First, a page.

To join the network, a Bitcoin full node will work its way through the network history, independently verifying the state of the network through time. So yes, each node will have downloaded and validated the entire transaction history, but a node can choose to use 'pruning mode', where it will discard unneeded transaction history after validation is complete.
The ever-increasing size of the blockchain is a heavy consideration when considering network and protocol updates. Bitcoin requires a distributed network in order to maintain its function, so it is important that the software can be run on inexpensive hardware, so that more people can participate.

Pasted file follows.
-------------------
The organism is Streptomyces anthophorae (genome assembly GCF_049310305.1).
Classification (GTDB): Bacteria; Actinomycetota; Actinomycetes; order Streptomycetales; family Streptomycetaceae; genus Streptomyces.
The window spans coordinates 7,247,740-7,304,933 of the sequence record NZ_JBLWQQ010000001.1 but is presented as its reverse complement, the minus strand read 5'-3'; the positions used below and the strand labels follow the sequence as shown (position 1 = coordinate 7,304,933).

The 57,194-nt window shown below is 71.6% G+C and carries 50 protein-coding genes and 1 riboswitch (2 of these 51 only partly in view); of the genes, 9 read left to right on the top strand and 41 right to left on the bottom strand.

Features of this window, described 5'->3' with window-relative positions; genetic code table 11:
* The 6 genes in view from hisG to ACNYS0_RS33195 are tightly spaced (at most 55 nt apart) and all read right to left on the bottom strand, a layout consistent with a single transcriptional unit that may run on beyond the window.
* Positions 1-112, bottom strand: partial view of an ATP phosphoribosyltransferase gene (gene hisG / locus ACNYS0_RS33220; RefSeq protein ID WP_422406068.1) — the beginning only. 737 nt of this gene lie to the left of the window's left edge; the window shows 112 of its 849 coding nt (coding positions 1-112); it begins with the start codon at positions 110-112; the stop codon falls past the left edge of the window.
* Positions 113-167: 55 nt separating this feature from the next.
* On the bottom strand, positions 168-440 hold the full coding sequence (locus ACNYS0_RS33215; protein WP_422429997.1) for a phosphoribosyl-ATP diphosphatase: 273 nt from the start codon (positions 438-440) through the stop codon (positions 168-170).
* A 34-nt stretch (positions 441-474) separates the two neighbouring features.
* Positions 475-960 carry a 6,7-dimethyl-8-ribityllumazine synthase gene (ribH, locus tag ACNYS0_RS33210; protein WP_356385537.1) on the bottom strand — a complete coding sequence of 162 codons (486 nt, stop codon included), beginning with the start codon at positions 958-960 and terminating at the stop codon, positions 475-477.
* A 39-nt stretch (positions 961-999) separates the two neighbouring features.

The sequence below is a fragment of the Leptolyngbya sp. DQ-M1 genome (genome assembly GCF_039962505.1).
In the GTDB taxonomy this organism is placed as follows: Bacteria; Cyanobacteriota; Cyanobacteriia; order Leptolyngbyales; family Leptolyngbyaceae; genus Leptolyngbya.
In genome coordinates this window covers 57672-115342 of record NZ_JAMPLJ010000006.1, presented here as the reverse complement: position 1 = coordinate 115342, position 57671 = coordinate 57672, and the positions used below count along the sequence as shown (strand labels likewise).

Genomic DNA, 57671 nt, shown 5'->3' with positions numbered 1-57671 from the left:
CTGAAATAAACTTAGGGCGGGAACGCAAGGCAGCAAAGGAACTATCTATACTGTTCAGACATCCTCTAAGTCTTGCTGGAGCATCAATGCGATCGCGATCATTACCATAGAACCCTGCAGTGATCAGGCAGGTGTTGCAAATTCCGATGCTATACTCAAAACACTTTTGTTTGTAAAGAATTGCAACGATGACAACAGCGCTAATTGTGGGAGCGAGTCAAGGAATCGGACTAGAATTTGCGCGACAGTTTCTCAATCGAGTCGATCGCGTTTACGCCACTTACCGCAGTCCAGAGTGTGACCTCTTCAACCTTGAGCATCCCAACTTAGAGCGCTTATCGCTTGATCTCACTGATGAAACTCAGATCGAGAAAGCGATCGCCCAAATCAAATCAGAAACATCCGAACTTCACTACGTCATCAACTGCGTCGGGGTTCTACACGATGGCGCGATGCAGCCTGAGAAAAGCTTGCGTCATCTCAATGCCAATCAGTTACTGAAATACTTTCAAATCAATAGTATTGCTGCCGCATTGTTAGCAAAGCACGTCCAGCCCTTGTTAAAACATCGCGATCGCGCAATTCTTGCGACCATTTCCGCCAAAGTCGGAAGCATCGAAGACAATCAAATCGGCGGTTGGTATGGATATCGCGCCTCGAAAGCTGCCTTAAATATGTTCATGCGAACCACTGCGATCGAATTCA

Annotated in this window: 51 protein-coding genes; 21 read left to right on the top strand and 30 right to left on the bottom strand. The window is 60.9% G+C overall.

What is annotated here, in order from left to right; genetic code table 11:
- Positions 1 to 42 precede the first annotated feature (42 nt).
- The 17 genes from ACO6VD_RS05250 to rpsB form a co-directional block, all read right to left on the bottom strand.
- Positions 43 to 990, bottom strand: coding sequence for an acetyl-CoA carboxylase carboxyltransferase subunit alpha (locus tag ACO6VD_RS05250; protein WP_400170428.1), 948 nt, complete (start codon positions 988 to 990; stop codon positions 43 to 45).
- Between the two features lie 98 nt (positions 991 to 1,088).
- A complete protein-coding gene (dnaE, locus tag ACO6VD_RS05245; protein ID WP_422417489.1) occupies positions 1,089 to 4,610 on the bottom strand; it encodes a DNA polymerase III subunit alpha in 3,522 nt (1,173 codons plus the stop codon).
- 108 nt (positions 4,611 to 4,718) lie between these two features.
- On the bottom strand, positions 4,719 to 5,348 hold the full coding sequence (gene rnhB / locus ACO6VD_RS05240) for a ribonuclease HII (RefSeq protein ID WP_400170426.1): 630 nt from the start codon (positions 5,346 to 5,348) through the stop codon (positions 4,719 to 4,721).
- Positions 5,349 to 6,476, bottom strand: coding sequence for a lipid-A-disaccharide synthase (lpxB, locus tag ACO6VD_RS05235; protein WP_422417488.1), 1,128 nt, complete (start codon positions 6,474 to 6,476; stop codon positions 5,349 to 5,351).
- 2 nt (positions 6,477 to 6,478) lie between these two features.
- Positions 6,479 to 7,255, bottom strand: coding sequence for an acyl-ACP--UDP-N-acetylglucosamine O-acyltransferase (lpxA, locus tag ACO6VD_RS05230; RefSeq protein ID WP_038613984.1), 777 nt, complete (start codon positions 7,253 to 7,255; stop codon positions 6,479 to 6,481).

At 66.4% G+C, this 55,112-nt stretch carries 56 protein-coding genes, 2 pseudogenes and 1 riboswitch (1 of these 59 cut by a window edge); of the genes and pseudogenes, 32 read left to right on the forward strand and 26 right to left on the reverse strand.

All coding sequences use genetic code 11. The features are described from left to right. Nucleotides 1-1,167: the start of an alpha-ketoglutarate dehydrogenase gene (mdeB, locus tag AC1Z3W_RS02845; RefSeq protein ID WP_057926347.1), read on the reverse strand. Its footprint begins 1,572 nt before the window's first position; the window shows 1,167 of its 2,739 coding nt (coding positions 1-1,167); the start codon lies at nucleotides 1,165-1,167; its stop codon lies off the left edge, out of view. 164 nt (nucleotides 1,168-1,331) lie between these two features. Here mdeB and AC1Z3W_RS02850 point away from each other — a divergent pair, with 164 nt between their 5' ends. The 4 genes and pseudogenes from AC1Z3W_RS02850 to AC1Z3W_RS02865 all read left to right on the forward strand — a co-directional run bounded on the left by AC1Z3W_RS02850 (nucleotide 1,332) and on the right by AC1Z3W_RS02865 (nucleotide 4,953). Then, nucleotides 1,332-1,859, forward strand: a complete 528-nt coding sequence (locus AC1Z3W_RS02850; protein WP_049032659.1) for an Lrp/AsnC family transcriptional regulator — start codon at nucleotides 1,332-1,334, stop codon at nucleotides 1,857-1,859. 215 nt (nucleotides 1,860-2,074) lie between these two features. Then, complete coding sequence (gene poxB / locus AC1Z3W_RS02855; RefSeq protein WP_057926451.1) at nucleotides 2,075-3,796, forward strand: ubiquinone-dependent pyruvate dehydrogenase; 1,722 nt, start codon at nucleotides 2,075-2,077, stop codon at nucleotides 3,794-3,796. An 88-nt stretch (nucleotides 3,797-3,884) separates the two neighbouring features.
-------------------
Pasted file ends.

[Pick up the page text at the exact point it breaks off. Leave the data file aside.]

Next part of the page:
ps: if i have to pay for a service using bitcoins, do i become a node of the blockchain ?
There are other ways to interact with the network. Many wallets are lite-wallets, which validate the chain via headers instead of the entire block. This is a less robust security model, but it works well for many people.
You generally do not need to pay a service in order to interact with the network (as a full node, a lite-wallet, etc).